Diabetic foot ulcer is an important complication among diabetic patients and is a significant risk factor for lower extremity amputation. Knowledge of microbes that cause infections will be helpful to determine proper empirical antibiotic therapy. Thus, this retrospective study was undertaken in 150 diabetic patients with foot ulcers who were admitted in the Department of Endocrinology. Patient data relevant to the study was collected using a standard data collection form. Details of organisms isolated and susceptibility pattern were collected from microbiology department. A total of 273 pathogens were identified from 150 patients with an average of 1.8 organisms per patient. Among 150 cases, 65 (43.3%) had monomicrobial infection and 85 (56.7%) had polymicrobial infection. Both gram positive and gram negative organisms caused diabetic foot infections and this study showed a preponderance of gram negative organisms. Among the 273 pathogens, 150 (54.9%) were gram negative bacteria, 104 (38.1%) were gram positive bacteria and 19 (7.0%) were fungi. Enterococcus faecalis and Escherichia coli (12.1% each) were the most common pathogens isolated. Vancomycin, teicoplanin, tigecycline and linezolid were found to be the highly effective against gram positive organisms, whereas amikacin and colistin were most effective against gram negative organisms. The high prevalence of polymicrobial infection highlights the need for combined antimicrobial therapy for initial management. Effective planning of therapy is very essential for preventing the emergence of drug resistant organisms. © 2016, Global Research Online. All rights reserved.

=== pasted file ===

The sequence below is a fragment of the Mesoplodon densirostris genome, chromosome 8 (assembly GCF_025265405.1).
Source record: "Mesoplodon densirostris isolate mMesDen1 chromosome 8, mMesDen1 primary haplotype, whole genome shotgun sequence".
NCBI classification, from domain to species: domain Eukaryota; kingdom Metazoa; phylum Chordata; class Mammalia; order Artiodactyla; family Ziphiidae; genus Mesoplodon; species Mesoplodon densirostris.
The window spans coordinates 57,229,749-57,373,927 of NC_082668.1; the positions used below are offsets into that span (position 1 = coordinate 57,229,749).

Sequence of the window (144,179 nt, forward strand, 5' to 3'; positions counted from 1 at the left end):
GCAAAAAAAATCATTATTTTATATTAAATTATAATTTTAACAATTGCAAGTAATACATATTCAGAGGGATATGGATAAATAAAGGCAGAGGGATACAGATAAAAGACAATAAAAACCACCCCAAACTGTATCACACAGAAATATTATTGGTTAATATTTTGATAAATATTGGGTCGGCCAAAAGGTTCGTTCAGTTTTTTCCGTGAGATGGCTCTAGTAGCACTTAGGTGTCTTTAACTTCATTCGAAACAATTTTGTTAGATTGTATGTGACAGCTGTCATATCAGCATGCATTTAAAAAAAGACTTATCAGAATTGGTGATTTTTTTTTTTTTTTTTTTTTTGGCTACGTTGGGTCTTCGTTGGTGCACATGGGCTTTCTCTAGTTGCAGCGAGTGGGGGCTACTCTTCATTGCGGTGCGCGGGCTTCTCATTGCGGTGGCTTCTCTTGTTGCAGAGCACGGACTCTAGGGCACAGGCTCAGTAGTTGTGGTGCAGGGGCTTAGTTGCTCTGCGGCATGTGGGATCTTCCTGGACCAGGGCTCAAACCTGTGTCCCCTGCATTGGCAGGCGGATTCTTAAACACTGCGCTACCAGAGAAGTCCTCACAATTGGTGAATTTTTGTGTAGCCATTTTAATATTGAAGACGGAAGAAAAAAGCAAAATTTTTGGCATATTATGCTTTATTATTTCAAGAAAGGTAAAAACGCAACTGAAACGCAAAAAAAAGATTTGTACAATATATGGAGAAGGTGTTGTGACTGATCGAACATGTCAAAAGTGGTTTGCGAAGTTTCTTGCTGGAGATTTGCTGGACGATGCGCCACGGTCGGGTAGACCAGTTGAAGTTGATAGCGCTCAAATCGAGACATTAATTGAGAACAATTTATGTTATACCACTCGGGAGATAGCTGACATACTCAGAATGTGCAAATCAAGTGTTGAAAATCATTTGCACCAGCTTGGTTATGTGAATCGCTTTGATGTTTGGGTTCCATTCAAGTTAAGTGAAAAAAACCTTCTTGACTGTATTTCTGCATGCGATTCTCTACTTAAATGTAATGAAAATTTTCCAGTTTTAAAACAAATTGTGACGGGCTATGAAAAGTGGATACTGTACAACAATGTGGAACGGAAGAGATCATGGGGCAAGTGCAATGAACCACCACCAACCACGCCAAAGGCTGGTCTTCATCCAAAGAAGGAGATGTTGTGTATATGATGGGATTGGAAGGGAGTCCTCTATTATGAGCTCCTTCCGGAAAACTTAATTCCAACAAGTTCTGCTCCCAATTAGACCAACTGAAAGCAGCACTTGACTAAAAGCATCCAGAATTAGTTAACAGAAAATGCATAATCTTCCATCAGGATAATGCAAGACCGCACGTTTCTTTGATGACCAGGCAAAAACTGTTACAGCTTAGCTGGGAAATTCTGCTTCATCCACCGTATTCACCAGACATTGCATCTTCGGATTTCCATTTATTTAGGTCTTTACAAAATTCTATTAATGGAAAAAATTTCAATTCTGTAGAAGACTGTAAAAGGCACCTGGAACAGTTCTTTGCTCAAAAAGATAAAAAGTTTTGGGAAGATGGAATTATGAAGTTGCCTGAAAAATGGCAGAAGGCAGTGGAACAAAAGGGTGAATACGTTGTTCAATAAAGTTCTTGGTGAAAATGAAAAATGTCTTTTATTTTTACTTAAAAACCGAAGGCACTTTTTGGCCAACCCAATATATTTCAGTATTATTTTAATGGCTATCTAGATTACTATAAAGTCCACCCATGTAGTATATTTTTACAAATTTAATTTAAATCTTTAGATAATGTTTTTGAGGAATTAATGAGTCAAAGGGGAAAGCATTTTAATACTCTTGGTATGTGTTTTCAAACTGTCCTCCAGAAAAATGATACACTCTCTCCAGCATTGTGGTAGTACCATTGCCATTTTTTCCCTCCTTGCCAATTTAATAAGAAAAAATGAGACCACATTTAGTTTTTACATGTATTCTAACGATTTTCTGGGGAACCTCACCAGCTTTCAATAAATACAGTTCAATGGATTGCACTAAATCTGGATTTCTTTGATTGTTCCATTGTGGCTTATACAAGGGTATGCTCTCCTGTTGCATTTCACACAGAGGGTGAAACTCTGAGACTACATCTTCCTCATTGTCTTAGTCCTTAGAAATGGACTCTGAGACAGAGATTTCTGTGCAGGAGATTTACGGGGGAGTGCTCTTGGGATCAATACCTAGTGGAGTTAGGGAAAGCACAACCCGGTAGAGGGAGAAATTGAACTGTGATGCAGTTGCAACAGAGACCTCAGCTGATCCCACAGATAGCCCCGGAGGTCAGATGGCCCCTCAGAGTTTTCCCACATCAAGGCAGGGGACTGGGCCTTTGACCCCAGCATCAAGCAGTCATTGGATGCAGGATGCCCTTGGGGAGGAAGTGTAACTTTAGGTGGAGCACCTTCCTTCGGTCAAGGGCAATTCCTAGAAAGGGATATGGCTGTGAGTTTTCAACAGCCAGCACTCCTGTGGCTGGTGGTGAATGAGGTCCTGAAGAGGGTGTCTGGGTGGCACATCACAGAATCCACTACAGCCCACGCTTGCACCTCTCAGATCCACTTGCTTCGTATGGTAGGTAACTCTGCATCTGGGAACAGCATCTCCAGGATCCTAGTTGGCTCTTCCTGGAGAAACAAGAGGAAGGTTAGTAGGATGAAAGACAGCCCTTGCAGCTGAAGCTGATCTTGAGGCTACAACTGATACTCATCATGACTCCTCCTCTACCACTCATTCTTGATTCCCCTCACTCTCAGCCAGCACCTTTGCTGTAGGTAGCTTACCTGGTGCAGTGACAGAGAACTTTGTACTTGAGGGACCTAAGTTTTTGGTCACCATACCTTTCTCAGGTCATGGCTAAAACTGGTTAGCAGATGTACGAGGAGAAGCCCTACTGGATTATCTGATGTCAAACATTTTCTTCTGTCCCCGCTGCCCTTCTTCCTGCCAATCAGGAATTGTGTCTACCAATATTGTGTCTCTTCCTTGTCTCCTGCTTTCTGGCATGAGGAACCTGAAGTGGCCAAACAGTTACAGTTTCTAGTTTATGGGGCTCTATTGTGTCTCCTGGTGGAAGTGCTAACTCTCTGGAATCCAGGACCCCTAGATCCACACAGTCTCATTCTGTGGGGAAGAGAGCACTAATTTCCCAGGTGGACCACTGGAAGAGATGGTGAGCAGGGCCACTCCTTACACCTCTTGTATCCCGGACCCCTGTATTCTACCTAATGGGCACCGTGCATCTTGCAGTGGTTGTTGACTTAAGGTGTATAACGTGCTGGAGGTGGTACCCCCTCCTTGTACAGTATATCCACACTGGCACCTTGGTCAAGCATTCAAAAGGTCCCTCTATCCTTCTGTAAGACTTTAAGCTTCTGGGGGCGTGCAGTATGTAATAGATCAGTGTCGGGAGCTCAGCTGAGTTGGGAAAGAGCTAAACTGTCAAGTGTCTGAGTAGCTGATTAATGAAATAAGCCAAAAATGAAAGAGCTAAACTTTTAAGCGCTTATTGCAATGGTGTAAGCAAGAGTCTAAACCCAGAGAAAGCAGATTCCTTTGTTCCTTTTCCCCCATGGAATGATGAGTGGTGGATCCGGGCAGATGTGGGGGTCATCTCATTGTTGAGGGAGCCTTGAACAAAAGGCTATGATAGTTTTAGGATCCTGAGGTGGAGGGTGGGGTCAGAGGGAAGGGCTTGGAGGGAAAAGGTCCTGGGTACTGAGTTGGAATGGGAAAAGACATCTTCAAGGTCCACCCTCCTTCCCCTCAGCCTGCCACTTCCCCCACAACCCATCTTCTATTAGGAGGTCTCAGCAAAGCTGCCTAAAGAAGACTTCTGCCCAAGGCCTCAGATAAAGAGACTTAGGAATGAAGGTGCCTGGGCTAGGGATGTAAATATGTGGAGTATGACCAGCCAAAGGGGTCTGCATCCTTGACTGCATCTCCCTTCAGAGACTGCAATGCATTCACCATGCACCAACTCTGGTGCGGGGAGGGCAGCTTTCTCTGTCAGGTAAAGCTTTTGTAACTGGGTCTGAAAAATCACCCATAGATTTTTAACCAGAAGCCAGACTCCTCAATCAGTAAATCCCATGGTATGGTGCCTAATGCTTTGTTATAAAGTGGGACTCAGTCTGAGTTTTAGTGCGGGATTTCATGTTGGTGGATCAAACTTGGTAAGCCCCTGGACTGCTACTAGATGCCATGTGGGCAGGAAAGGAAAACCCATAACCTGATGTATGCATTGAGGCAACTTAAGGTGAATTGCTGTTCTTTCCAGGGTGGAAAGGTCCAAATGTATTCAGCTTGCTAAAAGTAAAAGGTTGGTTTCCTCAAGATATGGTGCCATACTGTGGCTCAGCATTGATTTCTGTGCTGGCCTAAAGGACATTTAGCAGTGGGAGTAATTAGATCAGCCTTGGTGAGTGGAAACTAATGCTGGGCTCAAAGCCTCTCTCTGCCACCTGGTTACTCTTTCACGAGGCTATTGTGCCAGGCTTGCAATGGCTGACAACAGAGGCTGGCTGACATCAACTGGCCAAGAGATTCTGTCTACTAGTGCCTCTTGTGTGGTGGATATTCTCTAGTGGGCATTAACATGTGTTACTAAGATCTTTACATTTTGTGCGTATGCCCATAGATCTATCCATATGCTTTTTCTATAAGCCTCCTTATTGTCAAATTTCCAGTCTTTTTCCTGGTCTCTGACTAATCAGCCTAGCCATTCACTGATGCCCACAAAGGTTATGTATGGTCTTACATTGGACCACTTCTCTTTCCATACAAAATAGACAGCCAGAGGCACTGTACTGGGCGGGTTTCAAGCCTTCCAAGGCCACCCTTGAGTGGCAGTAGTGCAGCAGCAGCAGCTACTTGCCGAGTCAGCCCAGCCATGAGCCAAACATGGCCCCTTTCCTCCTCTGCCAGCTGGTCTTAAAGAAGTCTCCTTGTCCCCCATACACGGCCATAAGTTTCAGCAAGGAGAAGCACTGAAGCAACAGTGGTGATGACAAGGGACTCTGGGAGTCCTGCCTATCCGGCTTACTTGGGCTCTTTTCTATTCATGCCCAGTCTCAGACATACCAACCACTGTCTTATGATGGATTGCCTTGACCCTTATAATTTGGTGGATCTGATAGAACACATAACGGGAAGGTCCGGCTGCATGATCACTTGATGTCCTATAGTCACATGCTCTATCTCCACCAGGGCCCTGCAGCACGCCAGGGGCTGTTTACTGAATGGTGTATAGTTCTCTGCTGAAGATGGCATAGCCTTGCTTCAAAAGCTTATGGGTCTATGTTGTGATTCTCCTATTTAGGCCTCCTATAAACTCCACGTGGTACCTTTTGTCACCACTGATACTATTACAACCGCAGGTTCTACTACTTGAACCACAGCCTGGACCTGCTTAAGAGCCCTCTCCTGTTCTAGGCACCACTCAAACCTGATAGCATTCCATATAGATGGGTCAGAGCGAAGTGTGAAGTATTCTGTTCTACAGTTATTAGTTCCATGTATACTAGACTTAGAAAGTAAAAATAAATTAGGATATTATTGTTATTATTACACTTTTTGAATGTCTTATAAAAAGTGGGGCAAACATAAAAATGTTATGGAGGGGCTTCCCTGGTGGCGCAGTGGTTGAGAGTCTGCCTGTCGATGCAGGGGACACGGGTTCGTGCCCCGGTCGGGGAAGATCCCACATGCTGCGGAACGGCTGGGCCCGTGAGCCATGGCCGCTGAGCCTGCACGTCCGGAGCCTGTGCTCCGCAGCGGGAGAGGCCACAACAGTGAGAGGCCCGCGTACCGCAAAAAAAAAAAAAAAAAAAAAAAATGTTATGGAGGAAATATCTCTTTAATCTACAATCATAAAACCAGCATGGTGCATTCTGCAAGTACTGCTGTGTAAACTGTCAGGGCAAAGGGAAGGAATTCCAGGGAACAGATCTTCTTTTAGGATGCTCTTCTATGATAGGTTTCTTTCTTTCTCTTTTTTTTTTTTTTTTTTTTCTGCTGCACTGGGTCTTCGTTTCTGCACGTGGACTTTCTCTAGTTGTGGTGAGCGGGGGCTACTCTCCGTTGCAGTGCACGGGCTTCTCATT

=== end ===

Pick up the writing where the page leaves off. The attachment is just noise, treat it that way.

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Remya Reghu, Dr. Umadevi P., Sasankan, V., Puthur, S., and Jose, J., “A microbiological study of diabetic foot ulcer in a south Indian tertiary care hospital”, International Journal of Pharmaceutical Sciences Review and Research, vol. 37, pp. 167-170, 2016.